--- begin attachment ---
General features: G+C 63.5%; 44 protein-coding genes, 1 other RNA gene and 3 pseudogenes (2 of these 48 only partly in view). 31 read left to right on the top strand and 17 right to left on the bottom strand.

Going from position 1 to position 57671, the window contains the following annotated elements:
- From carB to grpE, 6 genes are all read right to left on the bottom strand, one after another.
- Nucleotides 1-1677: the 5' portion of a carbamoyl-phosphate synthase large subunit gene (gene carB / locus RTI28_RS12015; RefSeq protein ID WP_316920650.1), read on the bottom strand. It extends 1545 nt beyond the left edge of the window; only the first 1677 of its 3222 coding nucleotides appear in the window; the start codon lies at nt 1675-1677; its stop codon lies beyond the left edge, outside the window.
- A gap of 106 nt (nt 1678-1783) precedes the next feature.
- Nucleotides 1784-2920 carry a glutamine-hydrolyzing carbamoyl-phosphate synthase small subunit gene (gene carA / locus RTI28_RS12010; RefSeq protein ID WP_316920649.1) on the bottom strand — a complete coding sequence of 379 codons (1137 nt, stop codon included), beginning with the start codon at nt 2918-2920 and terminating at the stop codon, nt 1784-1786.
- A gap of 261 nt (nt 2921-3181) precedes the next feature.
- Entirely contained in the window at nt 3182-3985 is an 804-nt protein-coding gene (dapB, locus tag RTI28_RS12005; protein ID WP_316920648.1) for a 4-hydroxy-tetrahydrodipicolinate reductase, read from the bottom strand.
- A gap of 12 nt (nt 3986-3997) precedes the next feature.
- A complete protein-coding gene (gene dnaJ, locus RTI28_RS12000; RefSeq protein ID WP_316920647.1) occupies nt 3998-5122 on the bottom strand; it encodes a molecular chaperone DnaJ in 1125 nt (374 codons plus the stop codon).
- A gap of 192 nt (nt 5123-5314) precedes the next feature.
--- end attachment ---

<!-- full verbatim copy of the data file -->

General features: G+C 63.5%; 44 protein-coding genes, 1 other RNA gene and 3 pseudogenes (2 of these 48 only partly in view). 31 read left to right on the top strand and 17 right to left on the bottom strand.

Going from position 1 to position 57671, the window contains the following annotated elements:
- From carB to grpE, 6 genes are all read right to left on the bottom strand, one after another.
- Nucleotides 1-1677: the 5' portion of a carbamoyl-phosphate synthase large subunit gene (gene carB / locus RTI28_RS12015; RefSeq protein ID WP_316920650.1), read on the bottom strand. It extends 1545 nt beyond the left edge of the window; only the first 1677 of its 3222 coding nucleotides appear in the window; the start codon lies at nt 1675-1677; its stop codon lies beyond the left edge, outside the window.
- A gap of 106 nt (nt 1678-1783) precedes the next feature.
- Nucleotides 1784-2920 carry a glutamine-hydrolyzing carbamoyl-phosphate synthase small subunit gene (gene carA / locus RTI28_RS12010; RefSeq protein ID WP_316920649.1) on the bottom strand — a complete coding sequence of 379 codons (1137 nt, stop codon included), beginning with the start codon at nt 2918-2920 and terminating at the stop codon, nt 1784-1786.
- A gap of 261 nt (nt 2921-3181) precedes the next feature.
- Entirely contained in the window at nt 3182-3985 is an 804-nt protein-coding gene (dapB, locus tag RTI28_RS12005; protein ID WP_316920648.1) for a 4-hydroxy-tetrahydrodipicolinate reductase, read from the bottom strand.
- A gap of 12 nt (nt 3986-3997) precedes the next feature.
- A complete protein-coding gene (gene dnaJ, locus RTI28_RS12000; RefSeq protein ID WP_316920647.1) occupies nt 3998-5122 on the bottom strand; it encodes a molecular chaperone DnaJ in 1125 nt (374 codons plus the stop codon).
- A gap of 192 nt (nt 5123-5314) precedes the next feature.